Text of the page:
Common Good Collective

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This Reader is an expression of Common Good Collective, a vision for an alternative way, rooted in the act of eliminating economic isolation, the significance of place, and the structure of belonging. Whether you come at this from a place of economics, social good, or faith, we hope these reflections help orient your day in fresh, provocative, courageous ways. And most importantly, we hope these lead you into the sharing of gifts in particular communities—into co-creating a common good.

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A Hymn to the Evening

In “Hymn to the Evening,” the legendary Phillis Wheatley writes, “Let placid slumbers sooth each weary mind….” So may it be, in the chaos of our world, that we rest deeply, and upon rising, work well together.

 

A Hymn to the Evening
by Phillis Wheatley

Soon as the sun forsook the eastern main
The pealing thunder shook the heav’nly plain;
Majestic grandeur! From the zephyr’s wing,
Exhales the incense of the blooming spring.
Soft purl the streams, the birds renew their notes,
And through the air their mingled music floats.
Through all the heav’ns what beauteous dies are spread!
But the west glories in the deepest red:
So may our breasts with ev’ry virtue glow,
The living temples of our God below!
Fill’d with the praise of him who gives the light,
And draws the sable curtains of the night,
Let placid slumbers sooth each weary mind,
At morn to wake more heav’nly, more refin’d;
So shall the labours of the day begin
More pure, more guarded from the snares of sin.
Night’s leaden sceptre seals my drowsy eyes,
Then cease, my song, till fair Aurora rise.

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Restauranteurs, Voters, Win At The Polls

Chef Isaac Toups joined WCK’s Relief Team in New Orleans to help with our #ChefsForThePolls initiative. He prepared 300 chicken salad sandwiches for distribution near the City Hall polling location.

Every community problem has a community solution. In a highly anticipated election, long lines and long hours for poll workers are a potential problem. The solution: feed the people! Restaurants, star chefs, and communities around the country are pitching in to take care of voters and the volunteers and staff who make our elections work.

Across the country, initiatives from big names like José Andrés and Uber Eats have promised free food to poll workers and voters waiting on long lines.

Everyone knows that a presidential election is right around the corner. But more so than previous years, a big unknown is what to expect at the polls this year. Between a global pandemic and a historically contentious atmosphere, wait times are expected to be high, as will irritability. So across the country, initiatives are popping up to help offer comfort the old-fashioned way—with food.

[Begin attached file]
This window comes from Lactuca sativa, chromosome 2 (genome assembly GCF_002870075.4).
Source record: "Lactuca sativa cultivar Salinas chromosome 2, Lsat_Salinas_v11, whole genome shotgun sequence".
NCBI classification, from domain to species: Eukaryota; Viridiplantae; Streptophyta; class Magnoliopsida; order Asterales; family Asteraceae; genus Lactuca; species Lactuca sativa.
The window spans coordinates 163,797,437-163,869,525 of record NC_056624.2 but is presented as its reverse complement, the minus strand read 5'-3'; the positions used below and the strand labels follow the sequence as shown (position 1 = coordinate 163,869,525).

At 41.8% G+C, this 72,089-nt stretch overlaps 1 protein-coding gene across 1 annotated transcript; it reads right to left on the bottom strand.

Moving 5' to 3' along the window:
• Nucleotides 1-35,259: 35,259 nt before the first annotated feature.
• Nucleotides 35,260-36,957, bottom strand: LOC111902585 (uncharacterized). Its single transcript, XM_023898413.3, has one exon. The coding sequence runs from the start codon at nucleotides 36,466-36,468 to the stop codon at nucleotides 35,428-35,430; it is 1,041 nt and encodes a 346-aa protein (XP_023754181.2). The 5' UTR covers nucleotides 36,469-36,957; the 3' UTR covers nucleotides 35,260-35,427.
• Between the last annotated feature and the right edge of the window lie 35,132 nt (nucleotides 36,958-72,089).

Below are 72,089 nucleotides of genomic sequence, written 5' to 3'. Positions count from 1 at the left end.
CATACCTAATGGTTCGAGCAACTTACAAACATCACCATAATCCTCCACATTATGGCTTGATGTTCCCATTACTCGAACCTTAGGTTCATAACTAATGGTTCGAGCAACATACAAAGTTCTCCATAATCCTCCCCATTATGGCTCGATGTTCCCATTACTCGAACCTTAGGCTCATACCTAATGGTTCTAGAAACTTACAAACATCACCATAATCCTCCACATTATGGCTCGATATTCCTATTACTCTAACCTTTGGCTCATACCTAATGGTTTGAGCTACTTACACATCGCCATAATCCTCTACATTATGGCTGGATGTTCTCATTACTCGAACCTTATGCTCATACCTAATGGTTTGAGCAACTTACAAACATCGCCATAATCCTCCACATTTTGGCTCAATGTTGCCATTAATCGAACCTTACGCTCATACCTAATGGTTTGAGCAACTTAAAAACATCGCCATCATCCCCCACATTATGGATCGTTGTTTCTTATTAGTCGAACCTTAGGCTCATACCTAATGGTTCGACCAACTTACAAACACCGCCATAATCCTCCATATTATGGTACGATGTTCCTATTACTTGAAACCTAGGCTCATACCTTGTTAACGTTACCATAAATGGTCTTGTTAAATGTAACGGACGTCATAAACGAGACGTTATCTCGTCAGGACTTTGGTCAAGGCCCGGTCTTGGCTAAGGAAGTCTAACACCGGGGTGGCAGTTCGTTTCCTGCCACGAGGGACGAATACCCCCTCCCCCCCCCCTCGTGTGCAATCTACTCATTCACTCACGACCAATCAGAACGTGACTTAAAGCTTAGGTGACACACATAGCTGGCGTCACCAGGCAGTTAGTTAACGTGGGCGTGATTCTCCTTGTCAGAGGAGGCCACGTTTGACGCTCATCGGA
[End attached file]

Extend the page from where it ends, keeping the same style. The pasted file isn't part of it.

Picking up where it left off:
One large effort, announced today, comes courtesy of Uber Eats and perennial voter-feeding non-profit Pizza to the Polls. Together, they’ll be sending out a fleet of over 180 food trucks to 25 cities, offering free food from their partners like Shake Shack and Milk Bar to citizens stuck in voting lines. The program is set to start on October 24—aka Vote Early Day—and run through Election Day.

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NYC Tailor Goes Mobile with Pushcart

Urbanist Jane Jacobs likened a New York City sidewalk to a complex ballet. Facing the loss of gigs during a pandemic, Makayla Wray started a microbusiness to help costume the dancers. Using her skill as a tailor, she creates and repairs in the East Village, encountering garments and people with fascinating stories along the way.

Call her Tailor Swift.

Makayla Wray, 29, an East Village tailor, works in Chinatown for an upscale designer during the day.

But Tuesdays, Wednesdays and Thursdays from 5:30 p.m. until dark, she’s a street seamstress working out of an old cart stationed at the corner of East Houston and Mulberry streets.

“In the morning I make runway clothes, then I come in at night to hem the little guys,” she told The Post.

The pandemic has created a throwback economy — and Wray represents an updated version of the old-timey merchants who used to barter and haggle downtown in the early 1900s.

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Voter Registration Efforts Meet Healthcare Centers

A Milwaukee doctor make one simple change in her uniform – she wore a placard with a QR code linking to a voter registration website. This small intervention, connecting the personal and the political, the health of a human with the health of a city, has taken public engagement into a place where inequities consistently show up. In the process, this doctor has taken one small step to make big changes in her community.

This year, there aren’t as many large public events with volunteers signing people up to vote in the weeks before the election, due to the pandemic.

But doctors’ offices are stepping in to fill the void, through programs like VotER and Vote Health 2020, nonpartisan efforts to register patients in free clinics, community centers and emergency rooms.

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